Your gut is known as your second brain: If your gut is happy, it will help you feel happy and nourished as well. However, not everyone has impeccable gut health. Whether that is due to lifestyle, food intolerances, irritable bowel syndrome (IBS) or other factors, our digestive system can’t always be happy.
There are many ways we can maintain good gut health such as eating a balanced diet, limiting artificial sweeteners or getting more sleep. Here are eight simple and effective ways to improve your gut health and foods you can introduce to your diet to keep your microbiome healthy.
What is gut health?
Gut health refers to the balance of microorganisms that live in the digestive tract. Each person’s “gut microbiome” has about 300 to 500 different species of bacteria in their gut. There are trillions of bacteria, yeasts, and viruses that make up the term “gut microbiome” or “gut flora.”
While some microorganisms can be harmful to our health, many are extremely beneficial and even essential to our bodies. Looking after your gut health and maintaining the correct balance of these microorganisms plays an essential part in our physical and mental health.
According to Dr. E. M. Quigley in his study on gut bacteria in the Journal of Gastroenterology and Hepatology, having a wide variety of these good bacteria in your gut can enhance your immune system function, improve symptoms of depression, help combat obesity, and provide numerous other benefits.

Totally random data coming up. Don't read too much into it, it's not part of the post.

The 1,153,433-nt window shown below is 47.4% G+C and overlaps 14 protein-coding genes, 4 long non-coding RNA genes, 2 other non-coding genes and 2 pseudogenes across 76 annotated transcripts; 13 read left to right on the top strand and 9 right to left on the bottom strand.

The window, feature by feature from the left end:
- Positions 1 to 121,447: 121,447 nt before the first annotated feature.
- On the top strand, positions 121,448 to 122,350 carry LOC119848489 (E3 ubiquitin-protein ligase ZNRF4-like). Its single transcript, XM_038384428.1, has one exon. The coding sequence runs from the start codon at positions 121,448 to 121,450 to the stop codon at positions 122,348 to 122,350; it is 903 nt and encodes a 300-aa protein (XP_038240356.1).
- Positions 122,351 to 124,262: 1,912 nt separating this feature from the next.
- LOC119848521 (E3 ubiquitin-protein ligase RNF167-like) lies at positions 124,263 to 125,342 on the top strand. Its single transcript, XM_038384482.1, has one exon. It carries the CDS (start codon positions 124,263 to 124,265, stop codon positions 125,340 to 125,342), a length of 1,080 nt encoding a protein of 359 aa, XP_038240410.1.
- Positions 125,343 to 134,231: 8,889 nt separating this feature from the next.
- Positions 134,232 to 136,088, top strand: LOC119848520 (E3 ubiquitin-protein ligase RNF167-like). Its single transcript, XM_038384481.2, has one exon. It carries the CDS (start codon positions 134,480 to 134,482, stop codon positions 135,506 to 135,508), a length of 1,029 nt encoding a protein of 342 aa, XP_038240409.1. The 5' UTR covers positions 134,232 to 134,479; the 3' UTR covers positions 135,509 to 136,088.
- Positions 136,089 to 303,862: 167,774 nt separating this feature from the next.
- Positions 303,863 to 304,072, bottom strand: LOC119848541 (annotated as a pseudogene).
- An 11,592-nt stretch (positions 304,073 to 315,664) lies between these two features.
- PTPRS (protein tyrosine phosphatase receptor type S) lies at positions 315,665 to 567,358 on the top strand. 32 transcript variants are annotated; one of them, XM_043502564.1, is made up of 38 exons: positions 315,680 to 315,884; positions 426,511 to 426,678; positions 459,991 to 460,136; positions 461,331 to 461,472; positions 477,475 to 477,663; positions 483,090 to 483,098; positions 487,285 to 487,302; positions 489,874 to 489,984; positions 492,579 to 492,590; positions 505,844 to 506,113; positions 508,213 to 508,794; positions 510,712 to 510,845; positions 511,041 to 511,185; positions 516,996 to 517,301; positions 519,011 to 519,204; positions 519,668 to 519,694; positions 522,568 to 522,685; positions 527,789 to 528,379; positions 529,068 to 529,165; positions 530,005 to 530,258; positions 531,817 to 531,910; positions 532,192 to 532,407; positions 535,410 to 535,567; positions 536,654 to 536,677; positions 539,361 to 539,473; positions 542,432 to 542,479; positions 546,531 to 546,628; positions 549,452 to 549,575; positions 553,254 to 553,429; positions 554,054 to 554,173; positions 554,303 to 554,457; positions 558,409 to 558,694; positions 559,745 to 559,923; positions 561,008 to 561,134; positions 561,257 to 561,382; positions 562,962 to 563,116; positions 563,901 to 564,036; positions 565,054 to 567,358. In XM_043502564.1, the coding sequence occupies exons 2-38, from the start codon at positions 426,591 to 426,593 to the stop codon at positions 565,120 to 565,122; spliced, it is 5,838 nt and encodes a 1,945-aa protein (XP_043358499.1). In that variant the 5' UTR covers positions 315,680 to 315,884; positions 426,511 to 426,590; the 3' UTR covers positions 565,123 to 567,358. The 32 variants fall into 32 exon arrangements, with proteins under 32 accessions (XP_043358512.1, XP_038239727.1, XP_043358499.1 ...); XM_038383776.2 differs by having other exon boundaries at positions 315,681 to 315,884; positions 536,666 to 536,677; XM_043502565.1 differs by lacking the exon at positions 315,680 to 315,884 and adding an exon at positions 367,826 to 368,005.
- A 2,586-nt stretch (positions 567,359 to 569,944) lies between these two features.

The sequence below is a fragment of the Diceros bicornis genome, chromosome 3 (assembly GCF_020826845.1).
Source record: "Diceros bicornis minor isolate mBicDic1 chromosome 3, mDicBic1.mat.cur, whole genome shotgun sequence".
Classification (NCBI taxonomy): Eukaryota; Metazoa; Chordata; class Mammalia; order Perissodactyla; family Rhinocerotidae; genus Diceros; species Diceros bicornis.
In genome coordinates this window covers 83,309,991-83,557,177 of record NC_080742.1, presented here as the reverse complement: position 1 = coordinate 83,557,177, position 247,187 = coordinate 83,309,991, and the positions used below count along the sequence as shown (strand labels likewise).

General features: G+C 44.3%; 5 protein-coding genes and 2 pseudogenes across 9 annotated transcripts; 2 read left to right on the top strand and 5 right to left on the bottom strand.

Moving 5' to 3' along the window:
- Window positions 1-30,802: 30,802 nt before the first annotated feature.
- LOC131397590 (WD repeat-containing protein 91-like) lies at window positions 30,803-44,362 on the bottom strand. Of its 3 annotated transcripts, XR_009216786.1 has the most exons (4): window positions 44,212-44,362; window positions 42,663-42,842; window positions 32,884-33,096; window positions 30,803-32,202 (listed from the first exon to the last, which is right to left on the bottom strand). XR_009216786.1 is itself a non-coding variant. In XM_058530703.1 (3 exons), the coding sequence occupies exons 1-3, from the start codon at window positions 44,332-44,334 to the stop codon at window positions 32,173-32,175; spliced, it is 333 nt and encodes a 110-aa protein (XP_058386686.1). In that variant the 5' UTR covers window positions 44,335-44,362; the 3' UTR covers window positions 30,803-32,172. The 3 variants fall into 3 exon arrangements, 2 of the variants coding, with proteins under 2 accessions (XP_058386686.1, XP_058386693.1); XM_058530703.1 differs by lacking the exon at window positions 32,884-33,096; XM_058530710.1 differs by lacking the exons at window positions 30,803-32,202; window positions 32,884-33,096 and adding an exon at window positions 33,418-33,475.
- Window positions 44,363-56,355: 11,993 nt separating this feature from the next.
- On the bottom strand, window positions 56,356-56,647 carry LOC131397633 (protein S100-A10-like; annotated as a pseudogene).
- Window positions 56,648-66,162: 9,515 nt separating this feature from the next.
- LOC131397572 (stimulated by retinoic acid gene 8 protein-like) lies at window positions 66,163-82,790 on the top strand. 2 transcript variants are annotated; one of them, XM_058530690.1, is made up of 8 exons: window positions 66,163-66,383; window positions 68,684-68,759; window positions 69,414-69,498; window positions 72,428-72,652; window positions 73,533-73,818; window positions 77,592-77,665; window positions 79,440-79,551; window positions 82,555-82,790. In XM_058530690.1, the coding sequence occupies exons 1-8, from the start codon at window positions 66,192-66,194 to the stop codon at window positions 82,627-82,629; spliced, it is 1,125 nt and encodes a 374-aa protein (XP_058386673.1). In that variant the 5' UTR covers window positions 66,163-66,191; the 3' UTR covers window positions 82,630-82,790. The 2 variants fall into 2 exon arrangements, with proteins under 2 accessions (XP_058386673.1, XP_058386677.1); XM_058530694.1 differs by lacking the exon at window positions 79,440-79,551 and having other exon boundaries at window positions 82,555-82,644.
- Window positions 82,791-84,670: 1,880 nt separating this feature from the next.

1. Lower Your Stress Levels
Stress undeniably does not do any good for your body. High levels of stress are hard on your whole body, including your gut. If you feel like the stress is getting to you, try some ways to lower your stress levels such as meditation, walking, massages, quality time with friends or family, essential oils, decreasing caffeine intake, yoga, or having a pet.
2. Get Enough Sleep
Sleep is detrimental to our overall health and not getting enough or sufficient quality of sleep can have serious impacts on your gut health. Try to ensure you are getting at least seven to eight hours of uninterrupted sleep each night.
3. Eat Slowly
By chewing your food thoroughly and eating food more slowly you can promote better digestion and absorption of nutrients. This may help you reduce digestive discomfort, trapped wind, bloating and maintain a healthy gut.
4. Stay Hydrated
You can never drink too much water. By drinking plenty of water it will help the mucosal lining of the intestines, which promotes better digestion. It will also help the balance of good bacteria in the gut.
5. Take a Prebiotic or Probiotic
If you want to rebuild your gut health, then adding a prebiotic or probiotic supplement to your diet may be a great way to improve your gut and help combat any digestion issues. Prebiotics provide “food” that help the growth of beneficial bacteria in the gut. Probiotics are essentially live good bacteria.
People with bacterial overgrowths, such as SIBO, should not take probiotics. Not all probiotic supplements are high quality or will provide benefit, it is best to consult a doctor or do some research to ensure that the probiotic will be beneficial.
6. Check For Food Intolerances
If you suffer from bloating, cramping, abdominal pain, rashes, nausea, fatigue, acid reflux, flatulence, constipation, or very frequent visits to the bathroom, then you may have symptoms that mean you have a food intolerance or several.